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What does a Hemodialysis Technician do?

Mary McMahon
By
Updated Jan 22, 2024
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A hemodialysis technician operates equipment used in hemodialysis, a process used to cleanse the blood of patients with failing kidneys. Hemodialysis replaces the function of the kidneys, scrubbing the blood to remove impurities and returning it to circulation. Patients may be prescribed hemodialysis while they are waiting for a transplantable kidney to become available or to address a temporary problem with kidney function. Pay for hemodialysis technicians varies, depending on where they practice and their level of experience.

These medical technicians work under the supervision of a registered nurse. One aspect of the job involves checking, maintaining, and programming hemodialysis machines for each patient. The hemodialysis technician also needs to be familiar with the water treatment system used at the facility where hemodialysis takes place. Training includes education in how hemodialysis was developed, how the machines work, and other matters, so that hemodialysis technicians will feel confident about their work.

When a patient arrives for treatment, the hemodialysis technician takes vital signs, records them in the patient's chart, and helps the patient get settled into a couch or chair for treatment. A needle is inserted into a vein or tubing is attached to a catheter left in place for easy access, and the hemodialysis treatment is started. While the treatment happens, the hemodialysis technician monitors the patient and the machine. Technicians need to be able to respond to alarms and complications as they develop. At the conclusion of a treatment session, the patient's vital signs are recorded again and the area is cleaned to prepare for the next patient.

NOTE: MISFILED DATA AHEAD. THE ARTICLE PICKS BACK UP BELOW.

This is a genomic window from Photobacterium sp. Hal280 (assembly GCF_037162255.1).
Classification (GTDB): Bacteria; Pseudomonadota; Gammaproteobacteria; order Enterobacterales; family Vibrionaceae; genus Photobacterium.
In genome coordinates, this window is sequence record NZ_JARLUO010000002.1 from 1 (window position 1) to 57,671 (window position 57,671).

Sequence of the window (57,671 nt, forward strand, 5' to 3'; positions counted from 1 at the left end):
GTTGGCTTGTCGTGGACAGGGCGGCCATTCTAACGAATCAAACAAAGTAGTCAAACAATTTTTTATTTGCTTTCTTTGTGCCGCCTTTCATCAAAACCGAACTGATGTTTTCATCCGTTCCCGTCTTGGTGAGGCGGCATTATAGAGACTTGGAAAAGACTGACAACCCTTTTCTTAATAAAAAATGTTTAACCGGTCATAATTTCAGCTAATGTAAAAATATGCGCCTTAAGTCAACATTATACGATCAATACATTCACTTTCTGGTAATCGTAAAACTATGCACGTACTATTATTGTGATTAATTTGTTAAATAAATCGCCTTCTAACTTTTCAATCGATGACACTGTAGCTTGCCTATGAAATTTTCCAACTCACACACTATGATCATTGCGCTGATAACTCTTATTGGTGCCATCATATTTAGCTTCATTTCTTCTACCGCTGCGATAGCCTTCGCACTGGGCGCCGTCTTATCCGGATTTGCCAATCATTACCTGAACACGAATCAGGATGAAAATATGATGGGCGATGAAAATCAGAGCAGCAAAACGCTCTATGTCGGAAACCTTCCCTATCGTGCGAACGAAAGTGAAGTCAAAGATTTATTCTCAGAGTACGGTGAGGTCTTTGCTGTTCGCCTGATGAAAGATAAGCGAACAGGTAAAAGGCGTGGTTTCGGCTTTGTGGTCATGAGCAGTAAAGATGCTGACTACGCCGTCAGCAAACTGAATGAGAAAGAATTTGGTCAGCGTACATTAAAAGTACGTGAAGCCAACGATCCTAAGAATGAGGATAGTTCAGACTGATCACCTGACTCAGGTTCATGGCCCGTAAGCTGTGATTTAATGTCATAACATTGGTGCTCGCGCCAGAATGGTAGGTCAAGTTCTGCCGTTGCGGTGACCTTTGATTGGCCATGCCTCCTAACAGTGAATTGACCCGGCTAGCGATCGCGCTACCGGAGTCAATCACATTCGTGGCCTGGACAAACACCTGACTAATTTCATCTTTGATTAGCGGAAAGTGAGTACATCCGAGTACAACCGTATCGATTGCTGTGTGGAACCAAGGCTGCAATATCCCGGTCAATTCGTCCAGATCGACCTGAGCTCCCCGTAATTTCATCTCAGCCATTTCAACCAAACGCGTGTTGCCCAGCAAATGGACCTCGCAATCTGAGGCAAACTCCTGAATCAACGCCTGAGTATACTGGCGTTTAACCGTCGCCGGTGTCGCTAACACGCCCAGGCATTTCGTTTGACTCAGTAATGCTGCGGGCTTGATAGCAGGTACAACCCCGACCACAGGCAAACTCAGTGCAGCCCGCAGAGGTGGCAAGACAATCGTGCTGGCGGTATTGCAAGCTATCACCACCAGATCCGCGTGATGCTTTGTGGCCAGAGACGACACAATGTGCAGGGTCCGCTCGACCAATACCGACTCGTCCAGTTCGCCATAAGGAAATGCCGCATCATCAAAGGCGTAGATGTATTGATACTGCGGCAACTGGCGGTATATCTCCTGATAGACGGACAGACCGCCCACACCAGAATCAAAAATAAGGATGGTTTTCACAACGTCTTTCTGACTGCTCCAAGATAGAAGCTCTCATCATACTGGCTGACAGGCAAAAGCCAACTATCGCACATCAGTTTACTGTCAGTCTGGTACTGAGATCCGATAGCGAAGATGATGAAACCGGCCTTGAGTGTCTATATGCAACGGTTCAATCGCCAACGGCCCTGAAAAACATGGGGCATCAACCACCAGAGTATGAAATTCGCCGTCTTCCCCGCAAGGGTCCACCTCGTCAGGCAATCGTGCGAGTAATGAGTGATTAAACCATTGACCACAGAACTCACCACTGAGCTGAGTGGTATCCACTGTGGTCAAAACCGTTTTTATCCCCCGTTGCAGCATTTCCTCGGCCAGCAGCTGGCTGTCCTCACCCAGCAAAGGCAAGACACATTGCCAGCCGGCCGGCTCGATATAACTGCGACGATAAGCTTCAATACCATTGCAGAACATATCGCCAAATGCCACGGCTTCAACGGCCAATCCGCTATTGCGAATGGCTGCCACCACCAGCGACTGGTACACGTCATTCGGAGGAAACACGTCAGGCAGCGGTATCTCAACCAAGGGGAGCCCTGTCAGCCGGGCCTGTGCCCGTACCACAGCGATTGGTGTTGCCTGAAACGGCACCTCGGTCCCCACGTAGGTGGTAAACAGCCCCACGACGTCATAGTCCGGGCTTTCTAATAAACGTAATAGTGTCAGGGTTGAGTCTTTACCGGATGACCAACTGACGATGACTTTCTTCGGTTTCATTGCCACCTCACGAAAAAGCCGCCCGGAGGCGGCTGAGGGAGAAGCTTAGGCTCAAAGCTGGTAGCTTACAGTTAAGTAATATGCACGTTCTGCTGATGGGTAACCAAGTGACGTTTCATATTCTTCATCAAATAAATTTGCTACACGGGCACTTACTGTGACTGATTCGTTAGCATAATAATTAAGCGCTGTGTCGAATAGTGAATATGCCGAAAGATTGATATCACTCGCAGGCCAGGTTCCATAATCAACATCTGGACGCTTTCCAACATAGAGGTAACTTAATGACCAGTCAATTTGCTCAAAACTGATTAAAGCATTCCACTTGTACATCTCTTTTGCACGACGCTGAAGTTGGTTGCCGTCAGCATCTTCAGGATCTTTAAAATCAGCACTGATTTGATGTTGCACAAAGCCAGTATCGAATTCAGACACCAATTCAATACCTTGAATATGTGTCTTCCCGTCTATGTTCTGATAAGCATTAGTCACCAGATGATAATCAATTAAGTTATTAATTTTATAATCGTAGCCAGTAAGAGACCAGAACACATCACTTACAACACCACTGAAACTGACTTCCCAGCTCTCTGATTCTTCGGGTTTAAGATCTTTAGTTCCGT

Because they are the primary point of patient interaction, these technicians are an important part of the patient care team. Hemodialysis technicians can make note of physical or behavioral changes that might indicate that a patient needs a new medical evaluation. They can also answer questions, take note of patient concerns and relay them to a doctor, and provide education to patients performing self care at home. A hemodialysis technician can also instruct family members and caregivers in caring for the patient safely and appropriately.

In order to become a hemodialysis technician, it is necessary to obtain a high school diploma and take a technician course at a hospital, community college, or trade school. The course will provide students with clinical experience, as well as classroom work that prepares them to pass a certification exam. Upon certification, graduates of training programs can enter practice as hemodialysis technicians working for hospitals, clinics, and hemodialysis centers.

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Mary McMahon
By Mary McMahon

Ever since she began contributing to the site several years ago, Mary has embraced the exciting challenge of being a WiseGeek researcher and writer. Mary has a liberal arts degree from Goddard College and spends her free time reading, cooking, and exploring the great outdoors.

Discussion Comments
By myharley — On May 27, 2011

Working in the medical field has always been rewarding to me. I had several jobs in my local hospital before deciding to go through dialysis technician training. The time, money and effort spent has been well worth it.

My patients really make the job worthwhile, and I always enjoy seeing them and try to give them the best care possible. Although they are struggling with medical problems, most of them are very upbeat and positive, which always makes my job more enjoyable.

By sunshined — On May 25, 2011

My father has been on dialysis for several years and has worked closely with his dialysis technicians, nurses and doctor. Most of his interaction is with the nurses and the technicians, and I think it is as important for them to have good bedside manners as doctors.

He knows most of them by first name, and they do a good job of being very professional, yet friendly at the same time.

Mary McMahon
Mary McMahon

Ever since she began contributing to the site several years ago, Mary has embraced the exciting challenge of being a...

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